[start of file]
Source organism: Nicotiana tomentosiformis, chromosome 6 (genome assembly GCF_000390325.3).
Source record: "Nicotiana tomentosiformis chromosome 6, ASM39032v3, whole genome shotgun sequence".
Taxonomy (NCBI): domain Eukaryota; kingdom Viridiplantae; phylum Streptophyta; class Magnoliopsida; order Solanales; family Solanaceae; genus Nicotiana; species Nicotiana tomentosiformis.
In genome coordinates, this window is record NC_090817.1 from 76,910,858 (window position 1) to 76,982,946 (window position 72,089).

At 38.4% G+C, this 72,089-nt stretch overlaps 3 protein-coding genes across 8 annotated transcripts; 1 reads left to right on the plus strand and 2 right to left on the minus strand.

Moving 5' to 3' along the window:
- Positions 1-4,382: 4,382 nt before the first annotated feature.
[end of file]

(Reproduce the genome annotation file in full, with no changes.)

Source organism: Nicotiana tomentosiformis, chromosome 6 (genome assembly GCF_000390325.3).
Source record: "Nicotiana tomentosiformis chromosome 6, ASM39032v3, whole genome shotgun sequence".
Taxonomy (NCBI): domain Eukaryota; kingdom Viridiplantae; phylum Streptophyta; class Magnoliopsida; order Solanales; family Solanaceae; genus Nicotiana; species Nicotiana tomentosiformis.
In genome coordinates, this window is record NC_090817.1 from 76,910,858 (window position 1) to 76,982,946 (window position 72,089).

At 38.4% G+C, this 72,089-nt stretch overlaps 3 protein-coding genes across 8 annotated transcripts; 1 reads left to right on the plus strand and 2 right to left on the minus strand.

Moving 5' to 3' along the window:
- Positions 1-4,382: 4,382 nt before the first annotated feature.